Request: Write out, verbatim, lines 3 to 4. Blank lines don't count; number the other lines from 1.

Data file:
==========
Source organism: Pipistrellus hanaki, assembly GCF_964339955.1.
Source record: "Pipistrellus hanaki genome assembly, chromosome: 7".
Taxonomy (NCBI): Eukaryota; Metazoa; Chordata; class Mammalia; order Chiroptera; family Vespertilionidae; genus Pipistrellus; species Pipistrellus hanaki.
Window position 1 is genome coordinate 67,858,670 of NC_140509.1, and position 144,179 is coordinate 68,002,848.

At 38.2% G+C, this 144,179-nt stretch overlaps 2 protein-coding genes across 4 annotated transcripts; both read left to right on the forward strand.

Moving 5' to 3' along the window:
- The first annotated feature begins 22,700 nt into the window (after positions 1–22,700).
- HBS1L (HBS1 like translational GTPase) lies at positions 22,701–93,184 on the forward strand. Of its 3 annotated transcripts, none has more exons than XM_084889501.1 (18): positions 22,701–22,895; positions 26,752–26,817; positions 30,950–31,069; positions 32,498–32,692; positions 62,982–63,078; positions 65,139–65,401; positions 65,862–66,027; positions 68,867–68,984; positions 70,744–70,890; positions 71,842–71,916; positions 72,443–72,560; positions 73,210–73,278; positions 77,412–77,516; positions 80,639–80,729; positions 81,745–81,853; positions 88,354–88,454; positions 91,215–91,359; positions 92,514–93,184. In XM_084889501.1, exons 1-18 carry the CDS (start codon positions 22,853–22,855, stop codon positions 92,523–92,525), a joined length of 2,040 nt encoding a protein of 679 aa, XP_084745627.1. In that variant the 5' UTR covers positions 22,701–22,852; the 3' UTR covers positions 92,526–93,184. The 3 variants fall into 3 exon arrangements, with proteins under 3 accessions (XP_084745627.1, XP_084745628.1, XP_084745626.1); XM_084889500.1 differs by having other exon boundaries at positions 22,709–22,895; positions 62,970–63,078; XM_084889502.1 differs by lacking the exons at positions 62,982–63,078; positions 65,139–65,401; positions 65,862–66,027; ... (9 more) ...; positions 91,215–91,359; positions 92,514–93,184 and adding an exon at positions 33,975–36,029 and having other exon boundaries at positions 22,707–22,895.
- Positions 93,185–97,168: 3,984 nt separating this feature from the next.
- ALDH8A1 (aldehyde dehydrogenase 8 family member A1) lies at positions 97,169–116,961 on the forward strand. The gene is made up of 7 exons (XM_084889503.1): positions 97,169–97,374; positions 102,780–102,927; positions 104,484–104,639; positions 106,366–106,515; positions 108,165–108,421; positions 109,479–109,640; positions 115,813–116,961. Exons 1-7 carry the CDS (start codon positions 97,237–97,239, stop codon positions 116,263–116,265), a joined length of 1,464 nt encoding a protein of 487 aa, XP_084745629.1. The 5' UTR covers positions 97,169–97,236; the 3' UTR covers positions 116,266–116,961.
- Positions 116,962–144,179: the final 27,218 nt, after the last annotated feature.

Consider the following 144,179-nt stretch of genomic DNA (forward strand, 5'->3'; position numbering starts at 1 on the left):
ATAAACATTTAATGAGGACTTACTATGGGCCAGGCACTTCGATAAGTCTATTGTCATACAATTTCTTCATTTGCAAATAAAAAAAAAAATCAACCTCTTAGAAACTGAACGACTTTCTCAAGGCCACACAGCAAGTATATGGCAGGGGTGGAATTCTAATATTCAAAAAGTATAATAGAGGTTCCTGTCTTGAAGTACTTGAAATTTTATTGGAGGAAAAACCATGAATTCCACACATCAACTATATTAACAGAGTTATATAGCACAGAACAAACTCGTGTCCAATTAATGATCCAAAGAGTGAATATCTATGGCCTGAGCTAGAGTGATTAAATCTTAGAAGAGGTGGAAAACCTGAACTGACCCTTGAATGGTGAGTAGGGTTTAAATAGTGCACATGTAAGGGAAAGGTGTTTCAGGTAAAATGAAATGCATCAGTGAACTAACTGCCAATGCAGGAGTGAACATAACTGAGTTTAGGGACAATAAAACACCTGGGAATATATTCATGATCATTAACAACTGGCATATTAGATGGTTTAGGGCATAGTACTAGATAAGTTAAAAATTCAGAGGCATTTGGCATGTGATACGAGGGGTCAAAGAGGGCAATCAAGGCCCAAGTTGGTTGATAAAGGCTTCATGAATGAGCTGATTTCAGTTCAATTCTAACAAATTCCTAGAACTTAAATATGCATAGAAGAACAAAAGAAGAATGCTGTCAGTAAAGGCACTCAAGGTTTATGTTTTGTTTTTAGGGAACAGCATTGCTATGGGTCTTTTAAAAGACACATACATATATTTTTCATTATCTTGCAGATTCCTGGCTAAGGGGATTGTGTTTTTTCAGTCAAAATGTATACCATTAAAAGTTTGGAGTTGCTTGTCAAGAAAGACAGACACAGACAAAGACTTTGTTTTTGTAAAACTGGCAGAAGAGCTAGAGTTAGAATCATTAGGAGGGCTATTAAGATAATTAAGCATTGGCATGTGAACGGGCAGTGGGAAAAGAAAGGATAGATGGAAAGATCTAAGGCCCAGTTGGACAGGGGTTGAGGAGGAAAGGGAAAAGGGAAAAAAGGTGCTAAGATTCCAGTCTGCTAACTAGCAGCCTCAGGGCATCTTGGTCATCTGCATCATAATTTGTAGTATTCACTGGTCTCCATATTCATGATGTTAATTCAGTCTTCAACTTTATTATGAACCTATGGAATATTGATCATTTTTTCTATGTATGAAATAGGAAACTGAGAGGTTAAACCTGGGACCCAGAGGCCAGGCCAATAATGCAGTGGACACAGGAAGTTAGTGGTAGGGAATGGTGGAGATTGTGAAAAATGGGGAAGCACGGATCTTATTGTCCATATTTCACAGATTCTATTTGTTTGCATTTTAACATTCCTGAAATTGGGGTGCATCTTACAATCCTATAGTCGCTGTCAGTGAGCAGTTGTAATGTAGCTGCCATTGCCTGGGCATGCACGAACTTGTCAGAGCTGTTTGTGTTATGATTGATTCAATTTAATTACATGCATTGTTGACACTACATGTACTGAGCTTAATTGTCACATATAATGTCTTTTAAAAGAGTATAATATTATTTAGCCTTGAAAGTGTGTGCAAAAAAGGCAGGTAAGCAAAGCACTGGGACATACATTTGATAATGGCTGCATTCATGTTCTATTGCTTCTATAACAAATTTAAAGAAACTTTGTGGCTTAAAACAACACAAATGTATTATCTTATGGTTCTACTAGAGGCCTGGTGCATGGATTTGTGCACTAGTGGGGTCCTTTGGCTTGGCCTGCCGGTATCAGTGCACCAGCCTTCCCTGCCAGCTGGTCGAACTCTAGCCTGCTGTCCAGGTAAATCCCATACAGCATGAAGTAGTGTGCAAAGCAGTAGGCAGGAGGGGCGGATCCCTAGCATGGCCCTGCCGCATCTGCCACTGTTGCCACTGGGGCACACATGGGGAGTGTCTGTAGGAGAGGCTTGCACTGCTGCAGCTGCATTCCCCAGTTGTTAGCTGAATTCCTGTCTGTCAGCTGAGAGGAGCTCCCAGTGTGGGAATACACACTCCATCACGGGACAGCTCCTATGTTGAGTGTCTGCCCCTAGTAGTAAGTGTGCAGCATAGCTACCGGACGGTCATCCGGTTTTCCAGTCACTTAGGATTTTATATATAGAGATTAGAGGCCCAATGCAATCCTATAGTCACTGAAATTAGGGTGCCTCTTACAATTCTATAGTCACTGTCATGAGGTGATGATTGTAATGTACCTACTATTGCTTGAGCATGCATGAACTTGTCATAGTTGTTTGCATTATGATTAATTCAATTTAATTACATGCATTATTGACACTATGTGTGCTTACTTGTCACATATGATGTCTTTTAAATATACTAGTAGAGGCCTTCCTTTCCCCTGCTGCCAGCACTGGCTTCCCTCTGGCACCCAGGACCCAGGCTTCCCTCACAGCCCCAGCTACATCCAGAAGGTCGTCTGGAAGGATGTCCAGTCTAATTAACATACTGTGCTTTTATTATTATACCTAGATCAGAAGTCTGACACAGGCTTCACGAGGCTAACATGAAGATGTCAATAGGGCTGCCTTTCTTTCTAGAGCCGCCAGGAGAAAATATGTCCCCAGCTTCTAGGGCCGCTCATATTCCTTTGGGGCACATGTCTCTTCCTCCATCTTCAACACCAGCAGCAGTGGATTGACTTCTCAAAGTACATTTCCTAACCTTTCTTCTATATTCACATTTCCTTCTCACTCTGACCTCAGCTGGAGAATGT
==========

Taxonomy (NCBI): Eukaryota; Metazoa; Chordata; class Mammalia; order Chiroptera; family Vespertilionidae; genus Pipistrellus; species Pipistrellus hanaki.
Window position 1 is genome coordinate 67,858,670 of NC_140509.1, and position 144,179 is coordinate 68,002,848.